If you access the trail via the McLean Mill National Historic Site, this is one of the sights you will see

Further information on the Log Train Trail (including a printable map of its entire length) can be obtained by going to www.acrd.bc.ca/cms.asp?wpID=151  and clicking on Log Train Trail brochure, below the photograph.

            GPS co-ordinates for the Mozart      Road access point are (roughly):

            Lat. 49.272617383982876

            Long. -124.76566672325134

                                                                                                  N 49 16.357  W 124 45.940

            GPS co-ordinates for access via McLean Mill National Historic Site are:

           Lat. 49.30866544272342  Long. -124.82910633087158

             N 49 18.520  W 124 49.746




About Shirley

More years ago than I like to remember, I completed the Journalism program at Vancouver Community College and launched straight into a career as a newspaper reporter (thanks to my journalism professor Nick Russell and an opening at the venerable daily Alberni Valley Times.) My work as a news reporter/feature writer/columnist and ultimately, newspaper and magazine editor, took me to many interesting places and introduced me to hundreds of interesting characters over the years. I loved every minute of it, but burnout caught up with me while I was trying to juggle the simultaneous editing of five trade magazines, and for 27 years I abandoned my keyboard (on a professional basis, at least) and followed my heart in a variety of other careers. In 2010 I returned to the journalistic fold, thanks to the encouragement (nay – nagging!) of my husband. I feel no regret – only great joy to be back at the keyboard, and to be spending time interviewing interesting folks and discovering great places.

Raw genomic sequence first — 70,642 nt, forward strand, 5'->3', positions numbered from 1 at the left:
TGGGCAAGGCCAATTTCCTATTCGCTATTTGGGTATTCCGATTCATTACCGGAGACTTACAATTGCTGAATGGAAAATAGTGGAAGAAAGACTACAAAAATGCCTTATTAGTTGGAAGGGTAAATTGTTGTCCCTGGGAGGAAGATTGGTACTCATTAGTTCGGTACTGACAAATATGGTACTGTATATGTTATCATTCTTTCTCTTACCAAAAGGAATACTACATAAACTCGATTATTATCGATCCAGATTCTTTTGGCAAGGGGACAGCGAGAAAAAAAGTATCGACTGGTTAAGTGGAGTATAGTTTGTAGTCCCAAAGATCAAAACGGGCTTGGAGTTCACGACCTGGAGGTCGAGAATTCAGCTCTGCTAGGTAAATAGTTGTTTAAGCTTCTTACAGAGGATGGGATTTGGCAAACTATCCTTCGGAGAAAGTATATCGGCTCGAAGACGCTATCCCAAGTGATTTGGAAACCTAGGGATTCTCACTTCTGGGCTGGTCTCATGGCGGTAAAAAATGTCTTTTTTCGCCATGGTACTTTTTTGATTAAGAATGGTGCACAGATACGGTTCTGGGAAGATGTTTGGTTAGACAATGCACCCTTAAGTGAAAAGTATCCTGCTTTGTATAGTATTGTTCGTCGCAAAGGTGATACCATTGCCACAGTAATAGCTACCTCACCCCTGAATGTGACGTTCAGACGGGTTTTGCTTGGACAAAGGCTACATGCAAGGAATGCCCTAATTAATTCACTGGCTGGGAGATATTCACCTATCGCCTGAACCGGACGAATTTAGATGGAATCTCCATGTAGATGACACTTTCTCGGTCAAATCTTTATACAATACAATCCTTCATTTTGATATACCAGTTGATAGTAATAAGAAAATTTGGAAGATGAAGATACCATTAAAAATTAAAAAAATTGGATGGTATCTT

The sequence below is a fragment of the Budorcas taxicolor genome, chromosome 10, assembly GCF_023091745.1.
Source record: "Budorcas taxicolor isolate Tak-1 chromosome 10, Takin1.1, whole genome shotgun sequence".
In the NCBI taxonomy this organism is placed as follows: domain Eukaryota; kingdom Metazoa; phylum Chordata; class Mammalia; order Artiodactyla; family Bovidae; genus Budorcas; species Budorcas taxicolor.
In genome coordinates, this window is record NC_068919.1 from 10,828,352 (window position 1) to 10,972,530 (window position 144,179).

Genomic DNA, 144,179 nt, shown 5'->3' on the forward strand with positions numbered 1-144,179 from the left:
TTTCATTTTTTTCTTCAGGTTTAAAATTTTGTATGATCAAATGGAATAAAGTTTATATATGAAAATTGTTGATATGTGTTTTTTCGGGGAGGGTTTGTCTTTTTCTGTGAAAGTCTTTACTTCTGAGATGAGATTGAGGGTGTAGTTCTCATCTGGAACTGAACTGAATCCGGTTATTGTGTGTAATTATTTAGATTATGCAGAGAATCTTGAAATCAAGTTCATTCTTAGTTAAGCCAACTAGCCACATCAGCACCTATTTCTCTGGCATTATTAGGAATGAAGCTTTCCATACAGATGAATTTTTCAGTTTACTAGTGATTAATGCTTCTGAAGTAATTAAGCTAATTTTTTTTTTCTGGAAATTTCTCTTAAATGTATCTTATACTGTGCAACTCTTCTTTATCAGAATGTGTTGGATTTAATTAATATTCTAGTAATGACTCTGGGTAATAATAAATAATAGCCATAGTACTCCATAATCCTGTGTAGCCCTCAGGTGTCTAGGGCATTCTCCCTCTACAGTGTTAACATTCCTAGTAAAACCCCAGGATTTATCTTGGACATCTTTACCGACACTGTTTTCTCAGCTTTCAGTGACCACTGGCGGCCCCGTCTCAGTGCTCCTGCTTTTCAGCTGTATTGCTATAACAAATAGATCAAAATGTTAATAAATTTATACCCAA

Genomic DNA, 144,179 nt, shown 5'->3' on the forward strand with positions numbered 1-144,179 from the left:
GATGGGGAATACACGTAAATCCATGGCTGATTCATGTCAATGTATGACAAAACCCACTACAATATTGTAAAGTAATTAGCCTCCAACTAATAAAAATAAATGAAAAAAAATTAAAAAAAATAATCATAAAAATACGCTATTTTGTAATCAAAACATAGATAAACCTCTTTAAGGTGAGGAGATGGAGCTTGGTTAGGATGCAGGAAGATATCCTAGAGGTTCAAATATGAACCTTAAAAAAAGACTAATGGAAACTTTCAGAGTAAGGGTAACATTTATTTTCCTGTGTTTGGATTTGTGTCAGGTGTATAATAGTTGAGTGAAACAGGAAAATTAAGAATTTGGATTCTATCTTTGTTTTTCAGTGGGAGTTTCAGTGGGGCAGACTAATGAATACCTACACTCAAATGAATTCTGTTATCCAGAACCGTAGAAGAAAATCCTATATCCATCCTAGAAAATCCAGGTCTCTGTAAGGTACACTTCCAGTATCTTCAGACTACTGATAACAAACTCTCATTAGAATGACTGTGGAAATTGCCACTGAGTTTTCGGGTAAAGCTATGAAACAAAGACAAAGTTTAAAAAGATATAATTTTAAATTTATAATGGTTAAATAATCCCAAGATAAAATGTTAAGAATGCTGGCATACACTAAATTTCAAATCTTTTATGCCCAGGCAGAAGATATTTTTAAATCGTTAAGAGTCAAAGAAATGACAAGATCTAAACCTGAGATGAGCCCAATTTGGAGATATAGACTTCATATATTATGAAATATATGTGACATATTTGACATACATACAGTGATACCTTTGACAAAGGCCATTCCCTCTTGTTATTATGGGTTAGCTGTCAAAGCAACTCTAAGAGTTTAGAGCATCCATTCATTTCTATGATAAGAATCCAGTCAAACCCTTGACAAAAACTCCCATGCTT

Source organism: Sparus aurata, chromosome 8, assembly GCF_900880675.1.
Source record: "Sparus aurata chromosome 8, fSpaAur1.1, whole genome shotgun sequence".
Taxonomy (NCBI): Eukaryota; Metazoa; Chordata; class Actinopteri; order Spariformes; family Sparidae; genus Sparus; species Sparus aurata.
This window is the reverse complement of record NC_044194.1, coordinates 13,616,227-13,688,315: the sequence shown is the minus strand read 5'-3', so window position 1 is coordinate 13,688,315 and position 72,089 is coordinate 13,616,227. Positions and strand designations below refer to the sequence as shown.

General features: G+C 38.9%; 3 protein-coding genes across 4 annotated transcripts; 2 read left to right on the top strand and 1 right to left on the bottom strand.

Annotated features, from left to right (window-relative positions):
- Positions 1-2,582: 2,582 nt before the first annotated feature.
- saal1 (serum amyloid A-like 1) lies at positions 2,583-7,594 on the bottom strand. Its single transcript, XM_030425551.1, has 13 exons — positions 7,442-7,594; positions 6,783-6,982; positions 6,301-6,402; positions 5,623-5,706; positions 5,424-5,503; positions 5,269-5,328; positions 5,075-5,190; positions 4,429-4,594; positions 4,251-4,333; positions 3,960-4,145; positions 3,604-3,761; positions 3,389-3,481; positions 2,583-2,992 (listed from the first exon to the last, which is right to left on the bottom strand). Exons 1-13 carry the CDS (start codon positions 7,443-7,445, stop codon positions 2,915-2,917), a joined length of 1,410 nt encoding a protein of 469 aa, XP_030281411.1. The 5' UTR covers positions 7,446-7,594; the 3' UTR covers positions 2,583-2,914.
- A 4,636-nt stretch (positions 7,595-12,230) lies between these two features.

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2 Responses to Port Alberni’s historic Log Train Trail a mecca for outdoors enthusiasts on foot, horseback and bicycles

  1. Diane McEvilly says:

    Hi Shirley ….

    You are being read today by a desert dweller (Santa Fe NM) who found you while looking up rail-trails on Vancouver Island. Oh! how I dream to return to that region of quiet greenery! Five years ago I made a 6 week, 6200 mile road trip with my 11 yr old grand daughter …. which included limited time on Salt Spring Island, Victoria, Sooke – not at all enough time – but we had our bikes and at least did some of the Galloping Goose rail-trail out of Victoria …. We stayed with SERVAS families in both places. I noticed there are many Servas hosts on the island. (I am also one in Santa Fe.) This is just a Hello! So nice to read a person’s voice among all the tourist literature. Wish me luck on getting back so far!
    Congratulations for going back to journalism!

    • Shirley Shirley says:

      Hi Diane – so glad that you are enjoying the website – at least you can live the dream long distance 🙂 Cheers – hope you manage to get back at least for a visit soon.